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The Great Divide 

Why Cornel West, Barbara Ehrenreich, Alexander Cockburn, Katha Pollitt and others are voting for Ralph Nader . . .And why Todd Gitlin, Ishmael Reed, Arlie Hochschild, Robert Scheer and others are not

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Clancy Sigal, novelist and author of The Secret Defector

I want to vote for a Democrat, not two Republicans running against each other. It seems to me Nader is the only candidate that embodies the ideals of the New Deal and Franklin Delano Roosevelt. He’s got the guts, the wiliness, the strategic competence and the élan, above all the élan. I’m not voting for him because I agree with him; he agrees with me. I’m a citizen; I don’t play Russian roulette with my vote, I use it wisely and for the future, and that’s why I’m voting for Nader. I don’t care who’s electable; that’s playing the Republicrats’ game. I’m not a member of the cult of winning and losing. I want to cast a vote for building future coalitions. Gore is gutless. It’s a lot of fun to vote for a guy with courage. I vote third-party a lot, and I have the sense this is the first time it’s not a protest vote. I’m voting to build something from the ground up. I spent time with the kids down at the Convergence Center during the DNC, and I have the sense there is a vast parallel America growing out there and growing very fast. Something is going on out there in the country that hardly ever gets reported, but it’s alive, it’s electric, and it’s the future. Gore is yesterday’s man, and Bush is years past. My union friends are staunchly pro-Gore. I hate to part from them, but I want to build that coalition of students, street radicals and union people based upon an enhanced consciousness that neither Gore nor Bush has added to. Nader has. Probably the Gore people have terrific arguments, but people of good will can disagree. There’s no point in any of us name-calling or pointing the finger. I do think the whole winner-loser syndrome is a cult. I should very much doubt I’ve ever voted for a presidential candidate who won. That’s not my deal.

Cornel West, professor of Afro-American Studies and Philosophy of Religion at Harvard University and author of Restoring Hope: Conversations on the Future of Black America

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I supported my dear friend and brother Bill Bradley, as did Paul Wellstone, and we had a good time. I love him dearly. But I am an independent. And I’m a free black man; I speak my mind and heart and soul. And that’s why I’m for brother Ralph Nader. Not because he’s a perfect candidate — no candidate is perfect. But for me on personal grounds, I reached a point where working people and poor people are so disregarded and disrespected by a corporate-dominated Democratic Party that you have to begin a new cycle somewhere with somebody. And this broadens the discourse and broadens the engagement. And maybe we can see a little leftward leaning in the Dem ocratic Party. We shall see. We shall see.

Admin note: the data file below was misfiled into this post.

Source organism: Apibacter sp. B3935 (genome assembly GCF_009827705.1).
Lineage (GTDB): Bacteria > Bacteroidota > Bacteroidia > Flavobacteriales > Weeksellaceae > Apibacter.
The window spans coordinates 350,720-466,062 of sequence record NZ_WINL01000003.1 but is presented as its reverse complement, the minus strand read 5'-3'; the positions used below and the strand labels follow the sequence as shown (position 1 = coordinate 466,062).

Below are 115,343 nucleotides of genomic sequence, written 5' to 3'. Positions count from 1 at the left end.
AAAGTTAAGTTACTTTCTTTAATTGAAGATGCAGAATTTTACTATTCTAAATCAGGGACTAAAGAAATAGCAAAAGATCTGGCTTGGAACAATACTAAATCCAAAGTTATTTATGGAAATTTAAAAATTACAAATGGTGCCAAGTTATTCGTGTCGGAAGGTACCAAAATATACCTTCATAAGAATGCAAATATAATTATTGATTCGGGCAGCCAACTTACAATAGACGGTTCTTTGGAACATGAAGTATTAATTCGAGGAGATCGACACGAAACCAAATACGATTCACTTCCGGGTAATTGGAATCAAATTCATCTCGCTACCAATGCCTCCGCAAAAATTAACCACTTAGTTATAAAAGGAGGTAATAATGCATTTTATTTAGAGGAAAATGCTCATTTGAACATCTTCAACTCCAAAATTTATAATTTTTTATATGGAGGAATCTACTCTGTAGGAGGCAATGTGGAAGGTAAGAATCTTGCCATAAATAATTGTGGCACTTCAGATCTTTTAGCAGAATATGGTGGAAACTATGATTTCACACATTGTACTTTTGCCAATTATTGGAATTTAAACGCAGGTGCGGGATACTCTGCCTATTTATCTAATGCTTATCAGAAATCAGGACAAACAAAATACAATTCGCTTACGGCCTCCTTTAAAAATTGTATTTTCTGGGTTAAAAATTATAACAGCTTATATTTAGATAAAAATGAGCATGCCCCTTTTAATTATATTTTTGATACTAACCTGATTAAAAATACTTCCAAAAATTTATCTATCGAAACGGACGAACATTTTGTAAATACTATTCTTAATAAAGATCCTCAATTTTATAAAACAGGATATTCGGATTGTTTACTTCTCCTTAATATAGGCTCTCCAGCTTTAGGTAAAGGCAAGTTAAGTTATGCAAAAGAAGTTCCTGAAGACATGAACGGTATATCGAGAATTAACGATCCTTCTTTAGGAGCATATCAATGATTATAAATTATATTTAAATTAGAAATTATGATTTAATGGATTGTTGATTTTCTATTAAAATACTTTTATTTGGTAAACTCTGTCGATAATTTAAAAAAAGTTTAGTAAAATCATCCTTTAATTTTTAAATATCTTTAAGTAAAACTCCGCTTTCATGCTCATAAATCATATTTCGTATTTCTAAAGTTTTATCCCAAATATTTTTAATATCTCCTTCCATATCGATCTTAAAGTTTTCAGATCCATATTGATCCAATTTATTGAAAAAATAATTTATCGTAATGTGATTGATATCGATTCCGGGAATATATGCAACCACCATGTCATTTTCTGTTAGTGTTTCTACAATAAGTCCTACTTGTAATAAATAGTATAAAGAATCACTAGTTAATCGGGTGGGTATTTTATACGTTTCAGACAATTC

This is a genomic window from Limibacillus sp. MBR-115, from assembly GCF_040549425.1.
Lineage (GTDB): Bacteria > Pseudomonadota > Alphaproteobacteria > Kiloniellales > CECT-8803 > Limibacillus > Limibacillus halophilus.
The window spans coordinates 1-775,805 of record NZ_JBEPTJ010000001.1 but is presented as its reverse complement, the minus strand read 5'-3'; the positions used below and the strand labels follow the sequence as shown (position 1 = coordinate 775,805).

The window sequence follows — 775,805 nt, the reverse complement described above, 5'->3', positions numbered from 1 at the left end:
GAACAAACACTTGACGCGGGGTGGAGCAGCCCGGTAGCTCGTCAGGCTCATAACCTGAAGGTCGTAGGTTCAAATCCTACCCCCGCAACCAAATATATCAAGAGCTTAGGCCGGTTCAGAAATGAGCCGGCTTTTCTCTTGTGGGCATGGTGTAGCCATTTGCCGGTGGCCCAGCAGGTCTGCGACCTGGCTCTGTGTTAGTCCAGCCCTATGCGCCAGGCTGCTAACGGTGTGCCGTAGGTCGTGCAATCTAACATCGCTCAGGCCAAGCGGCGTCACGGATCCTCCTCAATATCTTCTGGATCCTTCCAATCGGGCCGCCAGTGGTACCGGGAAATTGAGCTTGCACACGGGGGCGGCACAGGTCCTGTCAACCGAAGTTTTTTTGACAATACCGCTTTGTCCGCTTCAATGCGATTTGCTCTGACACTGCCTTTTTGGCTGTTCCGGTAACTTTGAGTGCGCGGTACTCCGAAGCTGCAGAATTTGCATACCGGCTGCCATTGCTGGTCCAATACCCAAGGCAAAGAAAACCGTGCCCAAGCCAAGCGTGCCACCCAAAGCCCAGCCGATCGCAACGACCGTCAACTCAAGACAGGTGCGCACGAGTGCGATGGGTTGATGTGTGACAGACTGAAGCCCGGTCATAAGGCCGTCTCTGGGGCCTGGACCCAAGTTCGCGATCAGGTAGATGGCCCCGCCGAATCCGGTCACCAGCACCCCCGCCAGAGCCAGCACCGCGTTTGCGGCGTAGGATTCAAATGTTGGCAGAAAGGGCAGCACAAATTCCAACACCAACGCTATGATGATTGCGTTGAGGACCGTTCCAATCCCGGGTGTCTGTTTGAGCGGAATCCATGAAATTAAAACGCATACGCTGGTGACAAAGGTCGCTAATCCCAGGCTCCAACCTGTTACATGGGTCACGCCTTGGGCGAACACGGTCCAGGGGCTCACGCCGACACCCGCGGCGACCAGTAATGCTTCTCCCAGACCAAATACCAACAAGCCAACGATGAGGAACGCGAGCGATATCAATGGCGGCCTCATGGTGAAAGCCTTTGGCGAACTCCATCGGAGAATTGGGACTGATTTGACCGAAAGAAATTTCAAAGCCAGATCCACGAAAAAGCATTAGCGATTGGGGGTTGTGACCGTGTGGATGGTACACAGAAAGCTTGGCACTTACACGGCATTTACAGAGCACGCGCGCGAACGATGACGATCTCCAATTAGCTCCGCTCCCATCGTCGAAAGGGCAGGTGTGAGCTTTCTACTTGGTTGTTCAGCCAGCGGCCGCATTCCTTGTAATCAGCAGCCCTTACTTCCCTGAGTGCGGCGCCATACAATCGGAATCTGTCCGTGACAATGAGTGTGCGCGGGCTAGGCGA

(Cornel West’s remarks are reprinted with his permission from a speech at the Shadow Convention in Los Angeles last August.)

Jon Wiener, professor of history at University of California at Irvine and author of Gimme Some Truth: The John Lennon FBI Files

The central conflict in America today is between the people and the powerful — that’s what Al Gore said at the Democratic National Convention. He’s right — but in his entire career, he’s never taken a stand against the powerful. Fortunately, there is one candidate who’s been fighting undemocratic corporate power for the last 30 years: Ralph Nader. Al Gore seems to want to forget the last eight years, but we shouldn’t. Clinton, Gore and Lieberman led the move away from the party’s traditional (if limited) social concerns to embrace policies that previously had been the Republicans’. The lowest point in the Clinton-Gore years came with what they called “welfare reform.” With that, Clinton and Gore did more to hurt poor women and their children than any Republican administration ever did. This is the lasting legacy of Gore’s years as vice president. But isn’t Gore better than Bush? Yes. And isn’t a vote for Nader really a vote for Bush? The race is close in only six or seven key states, and fortunate ly for us, California isn’t one of them. In those states, progressives should vote for the lesser evil — recognizing that, while Gore may be less bad, he still represents an evil.

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